Do you have some luggage of your own? Do you think God might use David’s psalm to lighten your load? Traveling light means trusting God with the burdens you were never intended to bear.
Why don’t you try traveling light? Try it for the sake of those you love. Have you ever considered the impact that excess baggage has on relationships? We’ve made this point at our church by virtue of a drama. A wedding is reenacted in which we hear the thoughts of the bride and groom. The groom enters, laden with luggage. A bag dangles from every appendage. And each bag is labeled: guilt, anger, arrogance, insecurities. This fellow is loaded. As he stands at the altar, the audience hears him thinking, Finally, a woman who will help me carry all my burdens. She’s so strong, so stable, so …
As his thoughts continue, hers begin. She enters, wearing a wedding gown but, like her fiancé, covered with luggage. Pulling a hanging bag, shouldering a carry-on, hauling a makeup kit, paper sack—everything you could imagine and everything labeled. She has her own bags: prejudice, loneliness, disappointments. And her expectations? Listen to what she is thinking: Just a few more minutes and I’ve got me a man. No more counselors. No more group sessions. So long, discouragement and worry. I won’t be seeing you anymore. He’s going to fix me.
Finally they stand at the altar, lost in a mountain of luggage. They smile their way through the ceremony, but when given the invitation to kiss each other, they can’t. How do you embrace someone if your arms are full of bags?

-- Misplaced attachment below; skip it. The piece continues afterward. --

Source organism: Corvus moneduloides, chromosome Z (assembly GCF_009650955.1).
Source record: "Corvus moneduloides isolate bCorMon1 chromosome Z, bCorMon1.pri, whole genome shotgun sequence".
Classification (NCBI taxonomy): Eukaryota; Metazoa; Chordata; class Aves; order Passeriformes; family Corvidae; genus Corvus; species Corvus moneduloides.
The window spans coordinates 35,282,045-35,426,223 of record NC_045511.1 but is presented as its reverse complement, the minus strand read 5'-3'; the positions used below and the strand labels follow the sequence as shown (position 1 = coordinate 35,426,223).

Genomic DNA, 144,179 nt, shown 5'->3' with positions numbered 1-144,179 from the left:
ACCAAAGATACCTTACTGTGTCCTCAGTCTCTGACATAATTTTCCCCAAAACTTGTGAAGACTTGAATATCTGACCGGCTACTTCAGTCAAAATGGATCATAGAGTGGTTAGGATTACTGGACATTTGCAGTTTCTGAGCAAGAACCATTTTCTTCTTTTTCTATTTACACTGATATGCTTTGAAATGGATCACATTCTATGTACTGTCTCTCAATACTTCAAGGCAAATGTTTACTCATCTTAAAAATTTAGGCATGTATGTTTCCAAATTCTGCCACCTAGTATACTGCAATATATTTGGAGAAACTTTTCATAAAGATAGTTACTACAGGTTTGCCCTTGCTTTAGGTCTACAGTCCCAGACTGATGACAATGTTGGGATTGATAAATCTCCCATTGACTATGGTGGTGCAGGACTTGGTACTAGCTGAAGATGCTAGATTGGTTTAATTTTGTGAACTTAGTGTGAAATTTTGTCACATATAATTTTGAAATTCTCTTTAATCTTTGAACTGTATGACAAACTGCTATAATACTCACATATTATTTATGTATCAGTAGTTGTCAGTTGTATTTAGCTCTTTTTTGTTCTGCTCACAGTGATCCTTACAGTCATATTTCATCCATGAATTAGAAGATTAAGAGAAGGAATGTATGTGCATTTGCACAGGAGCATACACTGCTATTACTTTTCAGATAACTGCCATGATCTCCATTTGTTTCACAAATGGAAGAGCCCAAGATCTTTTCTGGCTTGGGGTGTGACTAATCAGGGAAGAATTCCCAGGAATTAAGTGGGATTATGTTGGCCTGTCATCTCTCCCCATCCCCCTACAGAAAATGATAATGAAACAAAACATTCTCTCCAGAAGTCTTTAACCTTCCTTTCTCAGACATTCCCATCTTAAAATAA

For the sake of those you love, learn to set them down.
And, for the sake of the God you serve, do the same. He wants to use you, you know. But how can he if you are exhausted? This truth came home to me yesterday afternoon on a run. Preparing for a jog, I couldn’t decide what to wear. The sun was out, but the wind was chilly. The sky was clear, but the forecast said rain. Jacket or sweatshirt? The Boy Scout within me prevailed. I wore both.
I grabbed my Walkman but couldn’t decide which tape to bring. A sermon or music? You guessed it, I took both. Needing to stay in touch with my kids, I carried a cell phone. So no one would steal my car, I pocketed my keys. As a precaution against thirst, I brought along some drink money in a pouch. I looked more like a pack mule than a runner! Within half a mile I was peeling off the jacket and hiding it in a bush. That kind of weight will slow you down.
What’s true in jogging is true in faith. God has a great race for you to run. Under his care you will go where you’ve never been and serve in ways you’ve never dreamed. But you have to drop some stuff. How can you share grace if you are full of guilt? How can you offer comfort if you are disheartened? How can you lift someone else’s load if your arms are full with your own?
For the sake of those you love, travel light.
For the sake of the God you serve, travel light.
For the sake of your own joy, travel light.
There are certain weights in life you simply cannot carry. Your Lord is asking you to set them down and trust him. He is the father at the baggage claim. When a dad sees his five-year-old son trying to drag the family trunk off the carousel, what does he say? The father will say to his son what God is saying to you.
“Set it down, child. I’ll carry that one.”
What do you say we take God up on his offer? We just might find ourselves traveling a little lighter.
By the way, I may have overstated my packing problems. (I don’t usually take snowshoes.) But I can’t overstate God’s promise: “Unload all your worries onto him, since he is looking after you” (1 Pet. 5:7 JB).
Max Lucado, Traveling Light: Releasing the Burdens You Were Never Intended to Bear (Nashville: W Publishing Group, 2001), 8–9.